Editor’s Note: This post is part of our month-long theme on celebrating and showing the love of God in all our relationships. You can find the rest of these articles here.
Years ago, early on in my career as a campus missionary, God, through Scripture (Matthew 22:34-40), gave me a clear conviction to reach students on my campus while providing a space for them to wrestle with faith and what it means to be a follower of Jesus. That conviction has remained. I believe that the foundation of our ministry is our students, and that they are the best missionaries to other students. My role as a campus missionary is to train and equip students as they show the love of Jesus to those around them.
Over the years, I’ve developed a core set of tips for college students and for other campus missionaries that help us “love our neighbor as ourselves” in a collegiate setting. The goal of these tips is twofold:
1. To simply love all those who are a part of the campus community as Jesus does.
2. To create natural interactions that can lead to spiritual conversations and the sharing of the gospel.
Here is a simple truth that I have come to realize over the course of my time as a student and a campus missionary: Few will ask about the hope that you have if they don’t know your name, haven’t spent time with you, and/or have no basis of trusting you.”
Sit down and buckle up because we’re going to jump right into my 4 tips of loving people on your college campus.
Tip #1: Keep your head up.
I drive pretty much the same route to work each and every morning. Most of us do. This can mean we mentally shift into autopilot and get to work without much thought about the drive. We are creatures of habit, often doing the same things every day. We walk the same paths; we go to the same places, etc. We develop a routine, and, if we are not careful, this routine can cause us to develop “blinders.” Blinders that inhibit our really seeing those around us, at least to any great or meaningful depth.
Frankly, most people are not aware that they have blinders on. If they are aware, they see nothing wrong with it. But this lack of awareness of those around us is a neither spiritually good nor healthy. When we get too self-absorbed with our own problems and challenges and schedules, we pass by others without really acknowledging them.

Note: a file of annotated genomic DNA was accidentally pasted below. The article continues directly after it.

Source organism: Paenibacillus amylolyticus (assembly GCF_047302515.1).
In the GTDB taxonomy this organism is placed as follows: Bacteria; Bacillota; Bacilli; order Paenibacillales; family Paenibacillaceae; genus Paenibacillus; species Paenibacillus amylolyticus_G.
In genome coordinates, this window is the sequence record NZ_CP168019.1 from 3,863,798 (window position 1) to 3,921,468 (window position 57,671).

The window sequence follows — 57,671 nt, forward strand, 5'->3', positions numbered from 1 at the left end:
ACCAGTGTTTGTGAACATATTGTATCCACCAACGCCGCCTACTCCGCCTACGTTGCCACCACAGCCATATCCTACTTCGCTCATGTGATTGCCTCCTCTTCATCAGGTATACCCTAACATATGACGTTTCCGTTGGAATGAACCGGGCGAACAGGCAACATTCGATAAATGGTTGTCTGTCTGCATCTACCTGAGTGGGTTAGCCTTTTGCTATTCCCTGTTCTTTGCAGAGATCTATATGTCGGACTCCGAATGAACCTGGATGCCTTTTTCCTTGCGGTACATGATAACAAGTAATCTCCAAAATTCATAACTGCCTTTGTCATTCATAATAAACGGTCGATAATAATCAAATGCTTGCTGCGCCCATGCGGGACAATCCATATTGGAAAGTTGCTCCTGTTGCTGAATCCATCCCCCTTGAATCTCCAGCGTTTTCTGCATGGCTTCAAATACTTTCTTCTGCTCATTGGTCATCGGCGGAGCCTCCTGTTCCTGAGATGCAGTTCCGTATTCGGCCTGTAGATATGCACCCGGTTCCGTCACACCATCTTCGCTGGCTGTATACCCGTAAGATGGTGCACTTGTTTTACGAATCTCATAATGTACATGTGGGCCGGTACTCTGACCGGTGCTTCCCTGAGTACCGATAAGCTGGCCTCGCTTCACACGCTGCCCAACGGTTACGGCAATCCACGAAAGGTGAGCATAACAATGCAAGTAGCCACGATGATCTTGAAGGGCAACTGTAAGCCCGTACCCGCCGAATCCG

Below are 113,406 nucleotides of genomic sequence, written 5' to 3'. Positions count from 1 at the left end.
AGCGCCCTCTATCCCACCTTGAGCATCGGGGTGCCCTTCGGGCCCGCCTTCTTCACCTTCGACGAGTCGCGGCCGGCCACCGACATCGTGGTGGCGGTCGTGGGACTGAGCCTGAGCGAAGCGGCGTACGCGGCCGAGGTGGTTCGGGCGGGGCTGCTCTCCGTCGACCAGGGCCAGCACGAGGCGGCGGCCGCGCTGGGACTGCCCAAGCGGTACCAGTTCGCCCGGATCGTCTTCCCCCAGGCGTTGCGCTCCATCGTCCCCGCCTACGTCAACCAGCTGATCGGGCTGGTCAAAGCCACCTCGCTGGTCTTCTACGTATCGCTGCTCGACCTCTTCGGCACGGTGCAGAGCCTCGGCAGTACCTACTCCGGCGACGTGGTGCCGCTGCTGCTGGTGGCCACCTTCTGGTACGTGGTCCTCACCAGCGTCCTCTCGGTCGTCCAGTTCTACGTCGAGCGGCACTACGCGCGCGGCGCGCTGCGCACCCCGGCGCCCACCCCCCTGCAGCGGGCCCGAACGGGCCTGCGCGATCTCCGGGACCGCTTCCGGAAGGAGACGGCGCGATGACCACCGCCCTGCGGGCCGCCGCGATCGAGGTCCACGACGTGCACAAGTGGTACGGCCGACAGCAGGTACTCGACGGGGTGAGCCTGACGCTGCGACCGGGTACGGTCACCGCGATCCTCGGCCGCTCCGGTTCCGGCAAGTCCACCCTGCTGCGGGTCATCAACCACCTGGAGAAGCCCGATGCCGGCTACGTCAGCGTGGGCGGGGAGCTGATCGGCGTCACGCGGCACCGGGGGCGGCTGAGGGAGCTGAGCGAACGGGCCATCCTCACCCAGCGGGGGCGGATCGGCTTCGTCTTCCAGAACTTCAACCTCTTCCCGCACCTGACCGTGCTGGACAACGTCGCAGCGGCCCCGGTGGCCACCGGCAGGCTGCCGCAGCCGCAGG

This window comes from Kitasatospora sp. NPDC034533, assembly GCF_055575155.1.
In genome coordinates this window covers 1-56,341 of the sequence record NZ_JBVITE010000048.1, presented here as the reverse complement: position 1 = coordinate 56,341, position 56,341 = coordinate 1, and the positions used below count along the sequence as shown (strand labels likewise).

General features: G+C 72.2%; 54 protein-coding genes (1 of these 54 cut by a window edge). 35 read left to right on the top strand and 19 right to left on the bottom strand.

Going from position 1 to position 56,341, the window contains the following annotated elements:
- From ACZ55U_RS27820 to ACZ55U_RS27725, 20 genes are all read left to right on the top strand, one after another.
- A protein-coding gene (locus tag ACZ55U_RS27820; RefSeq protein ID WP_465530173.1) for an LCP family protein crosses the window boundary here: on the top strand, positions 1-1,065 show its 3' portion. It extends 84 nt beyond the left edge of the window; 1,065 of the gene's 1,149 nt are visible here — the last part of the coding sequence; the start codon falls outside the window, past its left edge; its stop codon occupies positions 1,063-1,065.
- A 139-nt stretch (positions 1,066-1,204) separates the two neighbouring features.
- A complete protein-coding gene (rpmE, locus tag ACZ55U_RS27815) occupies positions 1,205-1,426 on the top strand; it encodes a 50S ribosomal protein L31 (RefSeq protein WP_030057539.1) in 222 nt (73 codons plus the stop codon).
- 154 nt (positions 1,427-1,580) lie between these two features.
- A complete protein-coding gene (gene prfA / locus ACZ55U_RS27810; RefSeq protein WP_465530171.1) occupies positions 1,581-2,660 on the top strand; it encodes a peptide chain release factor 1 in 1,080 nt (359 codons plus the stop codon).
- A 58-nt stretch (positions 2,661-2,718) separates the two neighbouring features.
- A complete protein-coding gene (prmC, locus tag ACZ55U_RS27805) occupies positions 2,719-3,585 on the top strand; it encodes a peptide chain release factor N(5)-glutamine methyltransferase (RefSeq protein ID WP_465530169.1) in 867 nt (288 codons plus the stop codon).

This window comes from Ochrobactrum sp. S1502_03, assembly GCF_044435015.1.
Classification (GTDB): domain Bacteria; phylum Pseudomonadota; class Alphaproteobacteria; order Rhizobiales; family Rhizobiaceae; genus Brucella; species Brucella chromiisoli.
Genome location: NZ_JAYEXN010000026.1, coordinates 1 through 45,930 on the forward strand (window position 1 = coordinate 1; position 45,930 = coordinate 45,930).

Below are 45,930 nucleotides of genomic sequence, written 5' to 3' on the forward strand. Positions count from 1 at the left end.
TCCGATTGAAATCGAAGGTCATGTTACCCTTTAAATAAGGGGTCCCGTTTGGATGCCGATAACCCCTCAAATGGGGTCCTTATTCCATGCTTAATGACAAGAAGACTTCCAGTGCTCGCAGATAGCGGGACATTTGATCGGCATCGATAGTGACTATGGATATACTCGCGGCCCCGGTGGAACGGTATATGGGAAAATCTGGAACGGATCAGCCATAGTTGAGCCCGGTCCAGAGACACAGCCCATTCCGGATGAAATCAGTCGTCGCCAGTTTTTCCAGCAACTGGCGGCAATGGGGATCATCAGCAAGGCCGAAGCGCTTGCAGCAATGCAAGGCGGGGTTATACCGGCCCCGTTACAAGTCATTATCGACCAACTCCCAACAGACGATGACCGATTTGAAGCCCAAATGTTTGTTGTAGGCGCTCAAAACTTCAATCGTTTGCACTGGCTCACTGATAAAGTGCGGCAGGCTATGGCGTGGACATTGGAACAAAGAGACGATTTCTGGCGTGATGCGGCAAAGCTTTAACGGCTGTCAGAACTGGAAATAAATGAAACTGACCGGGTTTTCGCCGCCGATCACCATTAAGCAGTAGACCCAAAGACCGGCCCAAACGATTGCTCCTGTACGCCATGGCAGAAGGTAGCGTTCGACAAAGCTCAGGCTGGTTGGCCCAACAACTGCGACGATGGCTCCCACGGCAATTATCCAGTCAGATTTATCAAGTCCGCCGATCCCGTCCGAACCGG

God calls us to be different. He commands us to keep our heads up and notice those around us. It is the first step to loving our neighbor.
Tip #2: Be the first to initiate a friendship.
College students long for genuine, healthy friendships—and let’s be honest, that kind of friendship can be really hard. Some college students struggle to make friends because they fear being rejected, so they don’t put themselves out there. Others are concerned that someone might be secretly toxic, so they hold back. Still others are worried about being taken advantage of, so they pull away. As if those normal relational fears aren’t enough to inhibit genuine friendship, social media has made all of us less engaged with others. We can limit our face-to-face interactions more than we have ever before, making initiating friendships even more challenging.
Here is the thing, Campus Missionary and/or College Student: Friends matter.
Money will come and go. Career success will fade in later years. But friends—good, solid, spiritually healthy friends—will make you richer. Finding, building and maintaining fulfilling Christlike friendships is one of the most important things we should have…and we shouldn’t be waiting on others to make the first move, especially when we serve a God who made the first move toward us."Money will come and go. Career success will fade in later years. But friends – good, solid, spiritually healthy friends – will make you richer." -@jerome_stockert #collegiatedisciplemaker Loving Your Neighbor: 4 Tips to Love the… Click To Tweet